age charter guaranteed the berth’s safety. It also held that Frescati’s negligence

claim is viable because CARCO’s duty as wharf owner to provide a safe approach

to its berth extended to the route chosen by the vessel’s navigators in an area of the

2

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river that CARCO does not maintain or control. These unprecedented rulings cre-

ate amorphous legal standards that will confound maritime commerce.

REASONS FOR GRANTING THE PETITION



THE PANEL’S HOLDING THAT FRESCATI IS A THIRD-PARTY
BENEFICIARY IS CONTRARY TO DECISIONS OF THIS COURT
AND OTHER FEDERAL COURTS.

The Panel’s holding that Frescati was a third-party beneficiary of the voyage

I.



contract between CARCO and Star conflicts with well-settled standards – includ-

ing those of this Court – for proving intended beneficiary status. Unless reversed,

it will expose contract parties to an array of claims by third parties to whom they

never intended to extend enforceable rights.

The Panel’s standards were fatally flawed. First, the Panel characterized the

issue of whether the contract itself established a third-party beneficiary relationship

as “a question of law.” Op. at 23. As other Circuits have held, however, the issue

of third-party beneficiary status is not a pure question of law, but rather a mixed

question of law and fact that is reviewed de novo.1

Second, the Panel held that, “[a]s Frescati is not a party to CARCO’s prom-

ise to Star Tankers to provide a safe berth, there must be some showing that it was

nonetheless an intended beneficiary.” Id. (emphasis added). That standard, how-

ever, falls woefully short of the “compelling evidence” standard adopted by this

1 See, e.g., Flexfab, L.L.C. v. United States, 424 F.3d 1254, 1259 (Fed. Cir. 2005);
Smith v. Cent. Ariz. Water Cons. Dist., 418 F.3d 1028, 1034 (9th Cir. 2005).

3

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Court in applying federal common law. Doe v. Pa. Bd. of Prob. & Parole, 513

F.3d 95, 106-07 (3d Cir. 2008) (intended-beneficiary status not expressly provided

by contract is “conferred only if circumstances compel [a court] to recognize such a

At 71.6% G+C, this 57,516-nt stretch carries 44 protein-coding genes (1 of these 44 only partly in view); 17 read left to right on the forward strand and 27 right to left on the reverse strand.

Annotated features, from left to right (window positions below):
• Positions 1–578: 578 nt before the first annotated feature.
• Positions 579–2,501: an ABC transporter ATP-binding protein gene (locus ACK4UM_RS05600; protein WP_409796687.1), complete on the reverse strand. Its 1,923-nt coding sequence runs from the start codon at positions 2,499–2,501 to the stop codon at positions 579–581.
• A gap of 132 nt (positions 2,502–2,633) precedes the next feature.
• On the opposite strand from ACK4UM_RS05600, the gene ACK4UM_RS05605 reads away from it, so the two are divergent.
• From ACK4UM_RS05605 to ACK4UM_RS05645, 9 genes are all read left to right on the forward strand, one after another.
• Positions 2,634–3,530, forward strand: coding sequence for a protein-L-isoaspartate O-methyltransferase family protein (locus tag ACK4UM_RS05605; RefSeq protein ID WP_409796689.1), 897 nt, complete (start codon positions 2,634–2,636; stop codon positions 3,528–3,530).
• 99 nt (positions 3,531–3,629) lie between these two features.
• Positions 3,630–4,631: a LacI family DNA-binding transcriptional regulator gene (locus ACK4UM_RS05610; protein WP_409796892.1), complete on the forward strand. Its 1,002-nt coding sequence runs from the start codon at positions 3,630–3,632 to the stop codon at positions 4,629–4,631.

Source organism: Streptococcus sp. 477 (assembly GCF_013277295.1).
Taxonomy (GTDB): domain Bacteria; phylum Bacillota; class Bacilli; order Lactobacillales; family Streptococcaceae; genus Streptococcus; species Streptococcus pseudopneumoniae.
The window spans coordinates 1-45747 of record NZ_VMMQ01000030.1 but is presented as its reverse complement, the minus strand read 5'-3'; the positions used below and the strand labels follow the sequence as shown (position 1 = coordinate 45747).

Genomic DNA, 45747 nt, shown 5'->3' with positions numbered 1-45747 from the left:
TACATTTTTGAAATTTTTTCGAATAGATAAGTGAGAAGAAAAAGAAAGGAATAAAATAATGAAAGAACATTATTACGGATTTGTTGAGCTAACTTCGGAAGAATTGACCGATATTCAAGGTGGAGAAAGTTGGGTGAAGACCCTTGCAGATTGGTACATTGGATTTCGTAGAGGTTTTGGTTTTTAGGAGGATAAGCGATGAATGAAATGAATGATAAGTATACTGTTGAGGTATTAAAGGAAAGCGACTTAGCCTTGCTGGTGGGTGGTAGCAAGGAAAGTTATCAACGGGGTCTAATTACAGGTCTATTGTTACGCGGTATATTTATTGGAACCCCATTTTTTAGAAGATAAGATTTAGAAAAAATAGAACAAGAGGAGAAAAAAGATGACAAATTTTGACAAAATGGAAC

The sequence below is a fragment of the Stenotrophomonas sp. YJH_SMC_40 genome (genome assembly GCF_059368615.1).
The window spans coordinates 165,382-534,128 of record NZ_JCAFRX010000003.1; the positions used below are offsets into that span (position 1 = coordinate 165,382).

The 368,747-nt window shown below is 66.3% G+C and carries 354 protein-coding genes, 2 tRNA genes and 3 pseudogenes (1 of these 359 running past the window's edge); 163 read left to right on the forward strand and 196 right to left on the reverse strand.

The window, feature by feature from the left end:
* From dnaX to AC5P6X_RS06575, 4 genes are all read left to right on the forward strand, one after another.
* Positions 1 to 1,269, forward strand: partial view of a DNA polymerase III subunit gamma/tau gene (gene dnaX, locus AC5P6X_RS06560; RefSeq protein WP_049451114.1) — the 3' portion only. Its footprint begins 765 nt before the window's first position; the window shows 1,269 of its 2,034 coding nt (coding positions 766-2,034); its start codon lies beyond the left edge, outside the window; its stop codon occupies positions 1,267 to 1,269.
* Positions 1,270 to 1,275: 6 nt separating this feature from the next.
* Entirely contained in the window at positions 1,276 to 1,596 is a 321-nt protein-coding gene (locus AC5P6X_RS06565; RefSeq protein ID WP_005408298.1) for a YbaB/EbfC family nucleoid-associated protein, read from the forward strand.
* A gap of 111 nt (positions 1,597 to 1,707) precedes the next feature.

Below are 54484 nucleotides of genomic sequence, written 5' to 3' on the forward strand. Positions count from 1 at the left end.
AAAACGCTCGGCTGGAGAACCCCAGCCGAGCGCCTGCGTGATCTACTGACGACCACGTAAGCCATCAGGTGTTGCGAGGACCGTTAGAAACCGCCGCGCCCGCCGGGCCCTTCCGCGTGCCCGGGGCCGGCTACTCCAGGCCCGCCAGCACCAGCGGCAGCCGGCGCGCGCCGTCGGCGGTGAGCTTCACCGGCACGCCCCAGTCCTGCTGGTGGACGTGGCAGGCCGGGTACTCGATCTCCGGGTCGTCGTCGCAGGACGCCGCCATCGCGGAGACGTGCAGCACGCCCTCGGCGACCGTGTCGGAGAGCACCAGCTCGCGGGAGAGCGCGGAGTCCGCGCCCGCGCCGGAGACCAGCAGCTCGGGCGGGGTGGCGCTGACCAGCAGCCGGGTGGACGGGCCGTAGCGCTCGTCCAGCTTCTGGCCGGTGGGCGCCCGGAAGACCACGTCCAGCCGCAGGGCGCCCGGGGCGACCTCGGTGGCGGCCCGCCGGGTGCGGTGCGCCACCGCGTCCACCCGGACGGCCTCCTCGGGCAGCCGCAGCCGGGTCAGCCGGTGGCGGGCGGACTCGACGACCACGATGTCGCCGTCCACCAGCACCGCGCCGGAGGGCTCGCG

status in order to effectuate” parties’ intent; plaintiff was not intended third-party

beneficiary because there was “no compelling evidence that” the contracting parties

“implicitly intended to give legally enforceable rights”) (emphases added).

The Panel’s “some evidence” standard is also inconsistent with this Court’s

use of a more stringent standard for intended-beneficiary status when applying

state law,2 and with the holdings of the Supreme Court and other Circuits that

third-party beneficiary status is an “exceptional privilege” that “should not be

granted liberally.” See Robins Dry Dock & Repair Co. v. Flint, 275 U.S. 303, 307

(1927); Sioux Honey Ass’n v. Hartford Fire Ins. Co., 672 F.3d 1041, 1056 (Fed.

Cir.), cert. denied, 133 S. Ct. 126 (2012). The Panel’s standard dramatically eas-

ing the evidentiary burden cannot be reconciled with those precedents.

In addition, the Panel’s standard stands in stark contrast to the heightened

standards for third-party beneficiary status applied by other Circuits in maritime

and other federal common law cases that mirror Doe’s “compelling evidence”


2 See Dravo Corp. v. Robert B. Kerris, Inc., 655 F.2d 503, 511 (3d Cir. 1981) (re-
quiring “clear indication” that parties intended plaintiff to benefit) (emphasis add-
ed); E.I. Dupont de Nemours & Co. v. Rhone Poulenc Fiber & Resin Intermedi-
ates, S.A.S., 269 F.3d 187, 196 (3d Cir. 2001) (intent to benefit third party “must be
a material part of the parties’ purpose” in entering contract) (emphasis added).

4

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standard.3 Indeed, some Circuits have held that there is a presumption that a

stranger to a contract is not a third-party beneficiary, unless it clearly appears from

the contract that such was the parties’ intention.4 Here, the voyage charter was en-

tirely devoid of any such evidence of intent.

The Panel also failed to follow this Court’s holding that in resolving third-

party beneficiary issues, a court must consider the context in which the contract

was written – including the type of contract and industry involved. See Pierce

Assocs., Inc. v. Nemours Found., 865 F.2d 530, 535 (3d Cir. 1988). Here it is well-